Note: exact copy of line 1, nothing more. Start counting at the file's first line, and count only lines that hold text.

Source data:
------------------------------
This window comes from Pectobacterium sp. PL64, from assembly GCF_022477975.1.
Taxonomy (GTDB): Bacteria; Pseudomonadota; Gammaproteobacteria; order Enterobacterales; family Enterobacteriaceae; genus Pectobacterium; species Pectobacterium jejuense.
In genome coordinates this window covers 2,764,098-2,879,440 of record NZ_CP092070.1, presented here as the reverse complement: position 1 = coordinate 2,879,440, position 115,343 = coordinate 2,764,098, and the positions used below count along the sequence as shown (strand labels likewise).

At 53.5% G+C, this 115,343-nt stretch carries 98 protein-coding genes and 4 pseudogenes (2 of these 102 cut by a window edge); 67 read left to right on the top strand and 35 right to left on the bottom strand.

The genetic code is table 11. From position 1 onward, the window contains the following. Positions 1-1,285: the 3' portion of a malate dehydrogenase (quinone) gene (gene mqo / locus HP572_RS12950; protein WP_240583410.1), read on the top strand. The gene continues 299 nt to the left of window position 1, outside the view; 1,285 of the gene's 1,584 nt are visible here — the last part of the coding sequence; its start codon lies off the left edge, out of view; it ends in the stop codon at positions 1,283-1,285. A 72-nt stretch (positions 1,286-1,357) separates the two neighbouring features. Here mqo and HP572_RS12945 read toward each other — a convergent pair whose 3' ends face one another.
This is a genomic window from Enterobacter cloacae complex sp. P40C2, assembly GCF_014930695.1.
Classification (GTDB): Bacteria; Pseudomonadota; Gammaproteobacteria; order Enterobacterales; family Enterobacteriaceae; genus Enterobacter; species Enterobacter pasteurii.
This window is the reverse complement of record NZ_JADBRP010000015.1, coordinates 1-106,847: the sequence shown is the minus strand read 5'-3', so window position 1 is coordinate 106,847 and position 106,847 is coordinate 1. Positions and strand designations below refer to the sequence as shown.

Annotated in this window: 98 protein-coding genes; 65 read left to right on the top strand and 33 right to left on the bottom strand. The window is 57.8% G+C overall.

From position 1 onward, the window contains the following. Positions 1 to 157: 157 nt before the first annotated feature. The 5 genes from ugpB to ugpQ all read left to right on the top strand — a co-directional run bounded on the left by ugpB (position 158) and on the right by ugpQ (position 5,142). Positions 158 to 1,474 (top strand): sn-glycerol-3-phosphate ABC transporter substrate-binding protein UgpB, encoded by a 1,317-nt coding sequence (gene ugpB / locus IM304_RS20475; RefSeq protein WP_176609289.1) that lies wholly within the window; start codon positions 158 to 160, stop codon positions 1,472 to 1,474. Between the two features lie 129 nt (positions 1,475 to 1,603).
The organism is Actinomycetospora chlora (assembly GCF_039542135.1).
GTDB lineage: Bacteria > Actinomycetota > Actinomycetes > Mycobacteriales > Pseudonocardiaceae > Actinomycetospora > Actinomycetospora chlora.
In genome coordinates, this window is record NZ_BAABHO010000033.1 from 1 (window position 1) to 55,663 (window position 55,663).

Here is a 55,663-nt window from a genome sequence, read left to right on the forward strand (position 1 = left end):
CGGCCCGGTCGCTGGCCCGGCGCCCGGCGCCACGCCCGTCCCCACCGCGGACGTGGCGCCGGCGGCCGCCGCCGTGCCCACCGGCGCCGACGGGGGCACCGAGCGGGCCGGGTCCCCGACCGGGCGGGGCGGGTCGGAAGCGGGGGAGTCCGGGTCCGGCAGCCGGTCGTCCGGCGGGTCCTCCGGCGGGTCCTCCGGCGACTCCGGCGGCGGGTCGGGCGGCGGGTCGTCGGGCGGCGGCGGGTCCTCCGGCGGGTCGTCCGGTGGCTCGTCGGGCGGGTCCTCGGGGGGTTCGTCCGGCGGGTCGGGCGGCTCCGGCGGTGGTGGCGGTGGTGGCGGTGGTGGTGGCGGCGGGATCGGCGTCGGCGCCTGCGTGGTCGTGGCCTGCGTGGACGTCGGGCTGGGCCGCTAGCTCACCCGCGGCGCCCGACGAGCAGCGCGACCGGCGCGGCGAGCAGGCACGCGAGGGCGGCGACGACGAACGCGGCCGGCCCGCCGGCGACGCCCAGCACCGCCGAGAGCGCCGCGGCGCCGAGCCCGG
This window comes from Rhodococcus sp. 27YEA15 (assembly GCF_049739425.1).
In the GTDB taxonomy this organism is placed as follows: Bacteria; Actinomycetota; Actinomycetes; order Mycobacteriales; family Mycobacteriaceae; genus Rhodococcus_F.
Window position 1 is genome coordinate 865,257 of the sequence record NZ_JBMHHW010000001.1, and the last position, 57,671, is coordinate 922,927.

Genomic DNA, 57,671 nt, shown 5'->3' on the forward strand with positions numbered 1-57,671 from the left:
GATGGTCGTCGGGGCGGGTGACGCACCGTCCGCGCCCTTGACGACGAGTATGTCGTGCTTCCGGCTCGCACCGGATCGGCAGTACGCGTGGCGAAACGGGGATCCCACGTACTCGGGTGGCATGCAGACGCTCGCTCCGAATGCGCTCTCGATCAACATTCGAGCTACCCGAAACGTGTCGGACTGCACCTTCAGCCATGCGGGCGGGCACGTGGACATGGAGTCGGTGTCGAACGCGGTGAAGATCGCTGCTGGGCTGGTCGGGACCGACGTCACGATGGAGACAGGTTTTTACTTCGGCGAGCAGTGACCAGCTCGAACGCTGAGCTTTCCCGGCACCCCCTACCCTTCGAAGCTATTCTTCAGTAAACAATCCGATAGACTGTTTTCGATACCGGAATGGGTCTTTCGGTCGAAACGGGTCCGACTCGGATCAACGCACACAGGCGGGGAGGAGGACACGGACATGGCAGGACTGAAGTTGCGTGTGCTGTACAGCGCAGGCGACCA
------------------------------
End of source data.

This window comes from Pectobacterium sp. PL64, from assembly GCF_022477975.1.